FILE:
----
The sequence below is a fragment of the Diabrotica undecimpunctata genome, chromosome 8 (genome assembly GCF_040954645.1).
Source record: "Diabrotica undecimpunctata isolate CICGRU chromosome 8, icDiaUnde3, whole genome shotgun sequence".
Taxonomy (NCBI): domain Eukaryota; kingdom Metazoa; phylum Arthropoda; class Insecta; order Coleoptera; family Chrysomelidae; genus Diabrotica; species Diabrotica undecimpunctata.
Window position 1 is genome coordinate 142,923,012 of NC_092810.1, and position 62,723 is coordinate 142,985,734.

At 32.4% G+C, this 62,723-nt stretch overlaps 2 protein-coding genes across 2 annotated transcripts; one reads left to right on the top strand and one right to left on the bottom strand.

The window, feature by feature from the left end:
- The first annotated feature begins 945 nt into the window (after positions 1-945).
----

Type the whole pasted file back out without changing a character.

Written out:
The sequence below is a fragment of the Diabrotica undecimpunctata genome, chromosome 8 (genome assembly GCF_040954645.1).
Source record: "Diabrotica undecimpunctata isolate CICGRU chromosome 8, icDiaUnde3, whole genome shotgun sequence".
Taxonomy (NCBI): domain Eukaryota; kingdom Metazoa; phylum Arthropoda; class Insecta; order Coleoptera; family Chrysomelidae; genus Diabrotica; species Diabrotica undecimpunctata.
Window position 1 is genome coordinate 142,923,012 of NC_092810.1, and position 62,723 is coordinate 142,985,734.

At 32.4% G+C, this 62,723-nt stretch overlaps 2 protein-coding genes across 2 annotated transcripts; one reads left to right on the top strand and one right to left on the bottom strand.

The window, feature by feature from the left end:
- The first annotated feature begins 945 nt into the window (after positions 1-945).